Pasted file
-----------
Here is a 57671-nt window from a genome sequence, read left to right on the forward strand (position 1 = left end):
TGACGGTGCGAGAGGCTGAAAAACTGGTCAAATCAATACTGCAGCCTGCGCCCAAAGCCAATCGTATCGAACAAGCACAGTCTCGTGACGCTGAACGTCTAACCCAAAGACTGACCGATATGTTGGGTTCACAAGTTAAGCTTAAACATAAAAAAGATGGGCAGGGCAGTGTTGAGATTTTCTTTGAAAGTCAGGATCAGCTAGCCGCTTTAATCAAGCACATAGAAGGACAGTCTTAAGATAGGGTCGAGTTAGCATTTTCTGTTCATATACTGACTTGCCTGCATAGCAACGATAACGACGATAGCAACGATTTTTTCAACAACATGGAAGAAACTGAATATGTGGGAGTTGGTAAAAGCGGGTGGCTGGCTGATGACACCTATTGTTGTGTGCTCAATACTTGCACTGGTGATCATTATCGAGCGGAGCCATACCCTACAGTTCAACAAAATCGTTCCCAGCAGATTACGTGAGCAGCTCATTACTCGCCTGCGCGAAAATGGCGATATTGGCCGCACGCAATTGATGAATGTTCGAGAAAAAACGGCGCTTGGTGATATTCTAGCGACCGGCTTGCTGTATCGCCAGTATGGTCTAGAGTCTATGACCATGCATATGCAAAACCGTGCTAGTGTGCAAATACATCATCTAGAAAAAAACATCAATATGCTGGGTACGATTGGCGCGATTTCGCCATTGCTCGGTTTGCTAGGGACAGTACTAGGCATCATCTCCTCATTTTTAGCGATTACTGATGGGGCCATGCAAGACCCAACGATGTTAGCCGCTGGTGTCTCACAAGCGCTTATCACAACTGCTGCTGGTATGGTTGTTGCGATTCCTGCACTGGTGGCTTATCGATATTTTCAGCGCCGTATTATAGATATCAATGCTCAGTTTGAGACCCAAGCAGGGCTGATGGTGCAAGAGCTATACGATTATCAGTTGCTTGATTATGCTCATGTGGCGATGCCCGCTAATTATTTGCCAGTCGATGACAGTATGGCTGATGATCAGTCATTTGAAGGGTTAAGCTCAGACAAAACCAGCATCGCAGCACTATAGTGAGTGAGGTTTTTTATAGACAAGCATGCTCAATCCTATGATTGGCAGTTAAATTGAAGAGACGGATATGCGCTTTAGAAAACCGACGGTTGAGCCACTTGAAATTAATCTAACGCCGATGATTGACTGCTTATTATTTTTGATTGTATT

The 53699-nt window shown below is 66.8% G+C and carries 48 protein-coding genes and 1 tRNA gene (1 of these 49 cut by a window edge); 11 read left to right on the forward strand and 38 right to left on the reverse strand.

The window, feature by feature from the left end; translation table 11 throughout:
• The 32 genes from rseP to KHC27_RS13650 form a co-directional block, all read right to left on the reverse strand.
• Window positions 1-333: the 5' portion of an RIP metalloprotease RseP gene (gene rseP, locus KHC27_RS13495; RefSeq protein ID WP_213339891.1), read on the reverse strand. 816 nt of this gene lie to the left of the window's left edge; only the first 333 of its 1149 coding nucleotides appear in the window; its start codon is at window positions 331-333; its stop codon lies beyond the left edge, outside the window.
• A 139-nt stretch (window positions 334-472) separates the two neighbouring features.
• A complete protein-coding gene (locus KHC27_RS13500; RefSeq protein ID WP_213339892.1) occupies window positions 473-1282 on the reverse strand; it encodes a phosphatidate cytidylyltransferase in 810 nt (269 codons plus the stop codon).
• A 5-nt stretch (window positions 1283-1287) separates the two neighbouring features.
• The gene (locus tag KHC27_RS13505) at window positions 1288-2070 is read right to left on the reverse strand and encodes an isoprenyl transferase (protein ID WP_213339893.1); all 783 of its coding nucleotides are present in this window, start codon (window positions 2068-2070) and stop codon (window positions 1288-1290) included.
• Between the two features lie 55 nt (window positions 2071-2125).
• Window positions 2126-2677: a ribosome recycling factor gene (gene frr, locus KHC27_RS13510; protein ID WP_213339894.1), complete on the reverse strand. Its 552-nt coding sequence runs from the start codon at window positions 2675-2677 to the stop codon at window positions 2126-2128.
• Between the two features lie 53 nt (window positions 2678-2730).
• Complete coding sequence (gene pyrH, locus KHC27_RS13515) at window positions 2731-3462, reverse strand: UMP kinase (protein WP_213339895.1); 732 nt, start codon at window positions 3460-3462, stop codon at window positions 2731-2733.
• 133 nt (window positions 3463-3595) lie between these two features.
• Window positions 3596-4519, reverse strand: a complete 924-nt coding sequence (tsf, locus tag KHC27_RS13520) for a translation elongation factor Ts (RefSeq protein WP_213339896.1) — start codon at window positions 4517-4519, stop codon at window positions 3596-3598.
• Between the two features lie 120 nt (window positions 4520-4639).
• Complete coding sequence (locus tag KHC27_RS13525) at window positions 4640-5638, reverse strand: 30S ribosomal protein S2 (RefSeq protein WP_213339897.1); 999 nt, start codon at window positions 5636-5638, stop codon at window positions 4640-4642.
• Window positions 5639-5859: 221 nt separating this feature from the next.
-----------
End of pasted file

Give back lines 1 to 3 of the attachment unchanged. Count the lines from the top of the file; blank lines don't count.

Here is a 57671-nt window from a genome sequence, read left to right on the forward strand (position 1 = left end):
TGACGGTGCGAGAGGCTGAAAAACTGGTCAAATCAATACTGCAGCCTGCGCCCAAAGCCAATCGTATCGAACAAGCACAGTCTCGTGACGCTGAACGTCTAACCCAAAGACTGACCGATATGTTGGGTTCACAAGTTAAGCTTAAACATAAAAAAGATGGGCAGGGCAGTGTTGAGATTTTCTTTGAAAGTCAGGATCAGCTAGCCGCTTTAATCAAGCACATAGAAGGACAGTCTTAAGATAGGGTCGAGTTAGCATTTTCTGTTCATATACTGACTTGCCTGCATAGCAACGATAACGACGATAGCAACGATTTTTTCAACAACATGGAAGAAACTGAATATGTGGGAGTTGGTAAAAGCGGGTGGCTGGCTGATGACACCTATTGTTGTGTGCTCAATACTTGCACTGGTGATCATTATCGAGCGGAGCCATACCCTACAGTTCAACAAAATCGTTCCCAGCAGATTACGTGAGCAGCTCATTACTCGCCTGCGCGAAAATGGCGATATTGGCCGCACGCAATTGATGAATGTTCGAGAAAAAACGGCGCTTGGTGATATTCTAGCGACCGGCTTGCTGTATCGCCAGTATGGTCTAGAGTCTATGACCATGCATATGCAAAACCGTGCTAGTGTGCAAATACATCATCTAGAAAAAAACATCAATATGCTGGGTACGATTGGCGCGATTTCGCCATTGCTCGGTTTGCTAGGGACAGTACTAGGCATCATCTCCTCATTTTTAGCGATTACTGATGGGGCCATGCAAGACCCAACGATGTTAGCCGCTGGTGTCTCACAAGCGCTTATCACAACTGCTGCTGGTATGGTTGTTGCGATTCCTGCACTGGTGGCTTATCGATATTTTCAGCGCCGTATTATAGATATCAATGCTCAGTTTGAGACCCAAGCAGGGCTGATGGTGCAAGAGCTATACGATTATCAGTTGCTTGATTATGCTCATGTGGCGATGCCCGCTAATTATTTGCCAGTCGATGACAGTATGGCTGATGATCAGTCATTTGAAGGGTTAAGCTCAGACAAAACCAGCATCGCAGCACTATAGTGAGTGAGGTTTTTTATAGACAAGCATGCTCAATCCTATGATTGGCAGTTAAATTGAAGAGACGGATATGCGCTTTAGAAAACCGACGGTTGAGCCACTTGAAATTAATCTAACGCCGATGATTGACTGCTTATTATTTTTGATTGTATT

The 53699-nt window shown below is 66.8% G+C and carries 48 protein-coding genes and 1 tRNA gene (1 of these 49 cut by a window edge); 11 read left to right on the forward strand and 38 right to left on the reverse strand.